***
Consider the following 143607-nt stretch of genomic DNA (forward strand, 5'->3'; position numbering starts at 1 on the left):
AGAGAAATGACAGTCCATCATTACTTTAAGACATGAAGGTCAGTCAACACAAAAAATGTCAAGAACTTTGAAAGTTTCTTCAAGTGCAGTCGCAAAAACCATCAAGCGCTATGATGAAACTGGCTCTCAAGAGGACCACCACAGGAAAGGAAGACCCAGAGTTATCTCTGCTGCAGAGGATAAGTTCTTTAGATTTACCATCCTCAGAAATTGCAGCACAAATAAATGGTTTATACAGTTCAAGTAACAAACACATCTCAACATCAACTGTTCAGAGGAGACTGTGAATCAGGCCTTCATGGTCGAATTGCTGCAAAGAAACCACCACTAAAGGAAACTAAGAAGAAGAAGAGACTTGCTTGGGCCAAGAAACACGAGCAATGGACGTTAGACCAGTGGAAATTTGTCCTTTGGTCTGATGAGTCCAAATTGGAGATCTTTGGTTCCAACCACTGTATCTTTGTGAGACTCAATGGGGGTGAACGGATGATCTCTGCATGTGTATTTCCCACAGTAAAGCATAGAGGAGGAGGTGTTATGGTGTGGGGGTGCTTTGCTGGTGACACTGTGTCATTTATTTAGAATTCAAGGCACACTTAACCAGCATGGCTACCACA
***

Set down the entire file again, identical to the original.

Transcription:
Consider the following 143607-nt stretch of genomic DNA (forward strand, 5'->3'; position numbering starts at 1 on the left):
AGAGAAATGACAGTCCATCATTACTTTAAGACATGAAGGTCAGTCAACACAAAAAATGTCAAGAACTTTGAAAGTTTCTTCAAGTGCAGTCGCAAAAACCATCAAGCGCTATGATGAAACTGGCTCTCAAGAGGACCACCACAGGAAAGGAAGACCCAGAGTTATCTCTGCTGCAGAGGATAAGTTCTTTAGATTTACCATCCTCAGAAATTGCAGCACAAATAAATGGTTTATACAGTTCAAGTAACAAACACATCTCAACATCAACTGTTCAGAGGAGACTGTGAATCAGGCCTTCATGGTCGAATTGCTGCAAAGAAACCACCACTAAAGGAAACTAAGAAGAAGAAGAGACTTGCTTGGGCCAAGAAACACGAGCAATGGACGTTAGACCAGTGGAAATTTGTCCTTTGGTCTGATGAGTCCAAATTGGAGATCTTTGGTTCCAACCACTGTATCTTTGTGAGACTCAATGGGGGTGAACGGATGATCTCTGCATGTGTATTTCCCACAGTAAAGCATAGAGGAGGAGGTGTTATGGTGTGGGGGTGCTTTGCTGGTGACACTGTGTCATTTATTTAGAATTCAAGGCACACTTAACCAGCATGGCTACCACA